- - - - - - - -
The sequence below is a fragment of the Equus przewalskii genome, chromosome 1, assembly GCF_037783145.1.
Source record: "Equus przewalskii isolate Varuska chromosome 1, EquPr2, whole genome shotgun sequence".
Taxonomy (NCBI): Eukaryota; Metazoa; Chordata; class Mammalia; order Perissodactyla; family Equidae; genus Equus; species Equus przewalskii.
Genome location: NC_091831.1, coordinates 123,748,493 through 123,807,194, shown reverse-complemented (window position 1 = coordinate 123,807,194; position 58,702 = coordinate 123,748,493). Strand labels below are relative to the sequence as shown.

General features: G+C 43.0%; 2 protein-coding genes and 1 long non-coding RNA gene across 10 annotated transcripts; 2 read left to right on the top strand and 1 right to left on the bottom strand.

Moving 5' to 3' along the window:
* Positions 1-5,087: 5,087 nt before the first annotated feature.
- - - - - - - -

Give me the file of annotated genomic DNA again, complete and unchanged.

The sequence below is a fragment of the Equus przewalskii genome, chromosome 1, assembly GCF_037783145.1.
Source record: "Equus przewalskii isolate Varuska chromosome 1, EquPr2, whole genome shotgun sequence".
Taxonomy (NCBI): Eukaryota; Metazoa; Chordata; class Mammalia; order Perissodactyla; family Equidae; genus Equus; species Equus przewalskii.
Genome location: NC_091831.1, coordinates 123,748,493 through 123,807,194, shown reverse-complemented (window position 1 = coordinate 123,807,194; position 58,702 = coordinate 123,748,493). Strand labels below are relative to the sequence as shown.

General features: G+C 43.0%; 2 protein-coding genes and 1 long non-coding RNA gene across 10 annotated transcripts; 2 read left to right on the top strand and 1 right to left on the bottom strand.

Moving 5' to 3' along the window:
* Positions 1-5,087: 5,087 nt before the first annotated feature.